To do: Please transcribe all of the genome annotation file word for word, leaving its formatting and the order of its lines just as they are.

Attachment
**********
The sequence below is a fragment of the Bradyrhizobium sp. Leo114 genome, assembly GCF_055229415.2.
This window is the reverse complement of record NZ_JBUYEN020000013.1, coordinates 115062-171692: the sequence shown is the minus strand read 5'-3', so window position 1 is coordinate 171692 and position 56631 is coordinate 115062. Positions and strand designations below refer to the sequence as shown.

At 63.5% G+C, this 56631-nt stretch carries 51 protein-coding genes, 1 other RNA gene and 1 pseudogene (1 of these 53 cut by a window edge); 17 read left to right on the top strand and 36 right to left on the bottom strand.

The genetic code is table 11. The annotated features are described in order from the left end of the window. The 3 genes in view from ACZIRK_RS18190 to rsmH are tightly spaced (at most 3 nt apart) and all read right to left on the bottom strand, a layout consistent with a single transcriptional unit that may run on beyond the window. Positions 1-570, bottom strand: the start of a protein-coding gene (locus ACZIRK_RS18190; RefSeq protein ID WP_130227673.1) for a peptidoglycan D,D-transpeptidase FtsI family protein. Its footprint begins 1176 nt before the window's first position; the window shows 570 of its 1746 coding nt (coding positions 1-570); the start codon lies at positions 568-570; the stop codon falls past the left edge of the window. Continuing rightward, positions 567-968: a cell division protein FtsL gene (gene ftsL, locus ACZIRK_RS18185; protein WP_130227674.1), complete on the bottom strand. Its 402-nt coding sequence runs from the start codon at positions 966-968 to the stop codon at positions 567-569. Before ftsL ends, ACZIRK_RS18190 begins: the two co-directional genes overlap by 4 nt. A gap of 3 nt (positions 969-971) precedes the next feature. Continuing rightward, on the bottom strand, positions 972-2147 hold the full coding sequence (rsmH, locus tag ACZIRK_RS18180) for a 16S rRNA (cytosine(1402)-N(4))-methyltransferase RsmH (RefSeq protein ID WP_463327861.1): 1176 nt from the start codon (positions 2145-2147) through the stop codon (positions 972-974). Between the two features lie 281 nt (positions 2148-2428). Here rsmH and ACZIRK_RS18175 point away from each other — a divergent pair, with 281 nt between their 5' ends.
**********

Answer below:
The sequence below is a fragment of the Bradyrhizobium sp. Leo114 genome, assembly GCF_055229415.2.
This window is the reverse complement of record NZ_JBUYEN020000013.1, coordinates 115062-171692: the sequence shown is the minus strand read 5'-3', so window position 1 is coordinate 171692 and position 56631 is coordinate 115062. Positions and strand designations below refer to the sequence as shown.

At 63.5% G+C, this 56631-nt stretch carries 51 protein-coding genes, 1 other RNA gene and 1 pseudogene (1 of these 53 cut by a window edge); 17 read left to right on the top strand and 36 right to left on the bottom strand.

The genetic code is table 11. The annotated features are described in order from the left end of the window. The 3 genes in view from ACZIRK_RS18190 to rsmH are tightly spaced (at most 3 nt apart) and all read right to left on the bottom strand, a layout consistent with a single transcriptional unit that may run on beyond the window. Positions 1-570, bottom strand: the start of a protein-coding gene (locus ACZIRK_RS18190; RefSeq protein ID WP_130227673.1) for a peptidoglycan D,D-transpeptidase FtsI family protein. Its footprint begins 1176 nt before the window's first position; the window shows 570 of its 1746 coding nt (coding positions 1-570); the start codon lies at positions 568-570; the stop codon falls past the left edge of the window. Continuing rightward, positions 567-968: a cell division protein FtsL gene (gene ftsL, locus ACZIRK_RS18185; protein WP_130227674.1), complete on the bottom strand. Its 402-nt coding sequence runs from the start codon at positions 966-968 to the stop codon at positions 567-569. Before ftsL ends, ACZIRK_RS18190 begins: the two co-directional genes overlap by 4 nt. A gap of 3 nt (positions 969-971) precedes the next feature. Continuing rightward, on the bottom strand, positions 972-2147 hold the full coding sequence (rsmH, locus tag ACZIRK_RS18180) for a 16S rRNA (cytosine(1402)-N(4))-methyltransferase RsmH (RefSeq protein ID WP_463327861.1): 1176 nt from the start codon (positions 2145-2147) through the stop codon (positions 972-974). Between the two features lie 281 nt (positions 2148-2428). Here rsmH and ACZIRK_RS18175 point away from each other — a divergent pair, with 281 nt between their 5' ends.